85-year-old belly dancer

Angie Rounis of Catonsville, who won a talent contest earlier this year at the Catonsville Senior Center, competes in "Baltimore County Seniors Got Talent" at the Maryland State Fairgrounds in Timonium Oct. 6. Rounis, 85, teaches a belly dancing class on Friday morning at the Catonsville Senior Center. (Staff photo by Sarah Pastrana / October 5, 2011)

When Angie Rounis bellies up to the competition, she does so literally.

Under the stage name Samara, the 85-year-old took to the stage not once, but twice, during the Oct. 6 Baltimore County Seniors Got Talent competition at the Maryland Fairgrounds in Timonium.

"It went well," said Rounis the day after the event after she returned home from teaching a class.

"Everybody said, everybody said, I should have won," said Rounis after the three judges awarded the $500 travel gift certificate first prize to the husband and wife singing duo of Tom Kowalski and Paula Rehr.


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"One of the judges told me, 'It was absolutely beautiful,' " Rounis said.

"And my girls danced beautifully," said the 40-year-Catonsville resident on the performance by Patricia Bach, Dorothy Binder, Mary Breland, Janet Butts, Maxine Howard and Mary McLaughlin. "I was so thrilled."

The seven performed a 20-minute piece prior to the start of the Baltimore County Seniors Got Talent show at 2 p.m.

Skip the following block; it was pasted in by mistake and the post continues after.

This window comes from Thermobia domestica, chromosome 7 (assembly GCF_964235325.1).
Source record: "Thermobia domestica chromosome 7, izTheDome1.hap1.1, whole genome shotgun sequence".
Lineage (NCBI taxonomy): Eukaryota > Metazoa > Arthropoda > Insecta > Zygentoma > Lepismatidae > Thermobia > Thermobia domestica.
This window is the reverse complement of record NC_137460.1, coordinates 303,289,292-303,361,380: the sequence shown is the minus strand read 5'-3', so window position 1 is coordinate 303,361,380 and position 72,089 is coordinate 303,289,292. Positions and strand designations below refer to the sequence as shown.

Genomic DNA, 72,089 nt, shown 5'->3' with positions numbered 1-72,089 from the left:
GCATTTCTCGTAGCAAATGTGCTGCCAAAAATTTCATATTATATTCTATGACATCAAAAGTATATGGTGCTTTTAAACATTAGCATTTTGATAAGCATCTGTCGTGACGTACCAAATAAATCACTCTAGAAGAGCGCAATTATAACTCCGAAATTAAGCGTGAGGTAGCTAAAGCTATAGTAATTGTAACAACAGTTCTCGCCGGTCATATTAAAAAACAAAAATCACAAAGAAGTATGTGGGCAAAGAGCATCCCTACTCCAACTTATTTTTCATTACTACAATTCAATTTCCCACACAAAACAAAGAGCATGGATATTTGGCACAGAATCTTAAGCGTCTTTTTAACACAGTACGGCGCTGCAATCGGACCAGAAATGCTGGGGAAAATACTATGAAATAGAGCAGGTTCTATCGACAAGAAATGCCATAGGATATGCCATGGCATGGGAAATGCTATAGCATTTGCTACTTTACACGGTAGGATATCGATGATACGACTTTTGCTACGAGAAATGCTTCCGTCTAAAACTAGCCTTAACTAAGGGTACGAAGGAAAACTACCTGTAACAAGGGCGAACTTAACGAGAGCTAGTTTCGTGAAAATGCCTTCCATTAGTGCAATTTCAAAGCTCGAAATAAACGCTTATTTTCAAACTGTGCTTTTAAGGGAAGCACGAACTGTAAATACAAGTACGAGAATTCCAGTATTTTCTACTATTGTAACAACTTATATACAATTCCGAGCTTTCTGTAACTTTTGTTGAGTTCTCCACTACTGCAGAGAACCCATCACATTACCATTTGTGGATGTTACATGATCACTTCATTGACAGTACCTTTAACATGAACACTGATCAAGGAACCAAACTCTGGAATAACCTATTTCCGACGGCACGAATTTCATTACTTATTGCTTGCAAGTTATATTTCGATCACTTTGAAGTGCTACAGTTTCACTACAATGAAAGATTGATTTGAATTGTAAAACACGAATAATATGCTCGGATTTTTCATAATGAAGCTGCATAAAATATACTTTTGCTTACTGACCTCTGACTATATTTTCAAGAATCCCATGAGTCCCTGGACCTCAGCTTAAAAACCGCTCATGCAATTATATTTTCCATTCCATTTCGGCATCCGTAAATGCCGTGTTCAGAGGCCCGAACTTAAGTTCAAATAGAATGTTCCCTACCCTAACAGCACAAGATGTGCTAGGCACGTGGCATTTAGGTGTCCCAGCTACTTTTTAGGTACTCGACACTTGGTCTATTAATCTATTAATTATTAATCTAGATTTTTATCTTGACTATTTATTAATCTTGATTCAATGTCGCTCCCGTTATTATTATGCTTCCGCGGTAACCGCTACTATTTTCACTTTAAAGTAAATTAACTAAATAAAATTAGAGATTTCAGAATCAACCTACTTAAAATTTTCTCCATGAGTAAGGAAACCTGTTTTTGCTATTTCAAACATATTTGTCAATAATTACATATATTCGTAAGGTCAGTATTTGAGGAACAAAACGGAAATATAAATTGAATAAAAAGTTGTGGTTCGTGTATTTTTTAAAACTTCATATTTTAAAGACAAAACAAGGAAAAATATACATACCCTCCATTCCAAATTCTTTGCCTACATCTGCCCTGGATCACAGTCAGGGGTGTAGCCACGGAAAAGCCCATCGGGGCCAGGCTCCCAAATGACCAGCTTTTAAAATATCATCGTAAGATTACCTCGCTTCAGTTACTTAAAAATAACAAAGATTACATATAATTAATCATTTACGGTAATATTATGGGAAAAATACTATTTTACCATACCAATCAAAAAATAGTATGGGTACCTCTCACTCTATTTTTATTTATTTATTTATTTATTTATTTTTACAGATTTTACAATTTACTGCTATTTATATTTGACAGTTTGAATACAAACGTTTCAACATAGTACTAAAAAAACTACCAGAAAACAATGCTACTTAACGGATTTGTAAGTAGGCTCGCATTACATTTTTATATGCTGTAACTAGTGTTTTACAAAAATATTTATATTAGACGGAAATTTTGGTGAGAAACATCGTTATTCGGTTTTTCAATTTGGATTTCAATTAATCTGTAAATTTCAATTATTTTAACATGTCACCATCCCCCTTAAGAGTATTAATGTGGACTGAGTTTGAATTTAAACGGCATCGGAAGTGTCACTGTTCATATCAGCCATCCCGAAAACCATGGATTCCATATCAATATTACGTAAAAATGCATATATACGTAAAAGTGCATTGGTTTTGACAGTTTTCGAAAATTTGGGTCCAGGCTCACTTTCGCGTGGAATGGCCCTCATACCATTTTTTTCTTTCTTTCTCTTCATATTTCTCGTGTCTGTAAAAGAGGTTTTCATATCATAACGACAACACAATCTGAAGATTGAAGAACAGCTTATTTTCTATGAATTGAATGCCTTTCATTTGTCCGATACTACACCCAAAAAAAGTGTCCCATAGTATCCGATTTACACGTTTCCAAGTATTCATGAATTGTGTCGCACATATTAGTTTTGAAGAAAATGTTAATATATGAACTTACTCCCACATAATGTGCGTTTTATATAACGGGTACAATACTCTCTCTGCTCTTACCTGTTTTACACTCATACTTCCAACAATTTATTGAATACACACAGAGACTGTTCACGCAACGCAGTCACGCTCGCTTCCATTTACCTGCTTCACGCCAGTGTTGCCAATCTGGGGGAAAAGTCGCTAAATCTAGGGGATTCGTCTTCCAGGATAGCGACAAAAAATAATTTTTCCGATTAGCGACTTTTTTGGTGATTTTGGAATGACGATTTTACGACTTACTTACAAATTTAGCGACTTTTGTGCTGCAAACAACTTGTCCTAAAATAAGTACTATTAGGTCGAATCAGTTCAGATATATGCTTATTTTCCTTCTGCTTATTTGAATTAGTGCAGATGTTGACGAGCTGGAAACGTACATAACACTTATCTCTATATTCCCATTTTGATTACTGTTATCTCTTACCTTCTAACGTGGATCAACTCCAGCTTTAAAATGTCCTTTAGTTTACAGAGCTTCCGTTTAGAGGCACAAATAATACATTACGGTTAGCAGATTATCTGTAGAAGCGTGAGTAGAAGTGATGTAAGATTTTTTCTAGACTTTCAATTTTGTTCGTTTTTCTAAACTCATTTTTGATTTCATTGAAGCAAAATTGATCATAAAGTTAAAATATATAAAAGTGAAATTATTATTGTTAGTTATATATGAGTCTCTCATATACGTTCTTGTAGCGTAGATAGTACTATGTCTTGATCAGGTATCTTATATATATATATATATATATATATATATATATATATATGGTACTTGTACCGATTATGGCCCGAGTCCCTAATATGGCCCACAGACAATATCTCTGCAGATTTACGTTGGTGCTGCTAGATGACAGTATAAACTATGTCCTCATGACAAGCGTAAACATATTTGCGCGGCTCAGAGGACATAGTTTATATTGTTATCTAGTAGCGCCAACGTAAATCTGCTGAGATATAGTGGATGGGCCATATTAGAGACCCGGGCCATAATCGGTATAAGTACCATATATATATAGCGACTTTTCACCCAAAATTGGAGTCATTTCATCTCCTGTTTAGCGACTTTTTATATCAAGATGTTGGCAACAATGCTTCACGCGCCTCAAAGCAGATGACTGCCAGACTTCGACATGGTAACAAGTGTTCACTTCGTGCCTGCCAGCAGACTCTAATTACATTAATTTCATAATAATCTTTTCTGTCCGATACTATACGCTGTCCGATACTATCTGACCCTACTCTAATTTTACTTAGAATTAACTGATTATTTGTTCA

For the previous six years, the show that concludes the Baby Boomer/Senior Expo was purely a singing competition, said Marion Oser, a spokeswoman for the Baltimore County Department of Aging.

"It ran its course. People lost enthusiasm for it," said Oser, who noted the change to a talent show was to reinvigorate the friendly competition. "We decided to base it very loosely on (the television show) 'America's Got Talent.' "

Thirty people, including Rounis, auditioned for the competition and 10 were selected, Oser said.

Most of the contestants sang. Rounis was the only dancer.

She said she wasn't nervous, having performed in venues such as Martin's West and Martin's Eastwind.

"THEY were big crowds," she said.

Rounis entered the competition as champion of the Catonsville Senior Center's Seniors Got Talent competition that took place on July 20.

She said she fell in love with the Middle Eastern dance, after seeing a performance at a night club in New York City as a 15-year-old.

"I love it," she said. "First of all, it inspires you. It's therapy. If you have any troubles, you put that music on and dance."

Instead of pursuing the dance, Rounis chose a more traditional route and got married and started a family.

Rounis wouldn't start pursuing the dance until 1974, and it was only as a means to lose some weight and get healthier.

"I really only took (classes) for exercise, but of course I fell in love with it," Rounis said. "It gives you a thrill.

"We've got 640 muscles in our body. We use them all."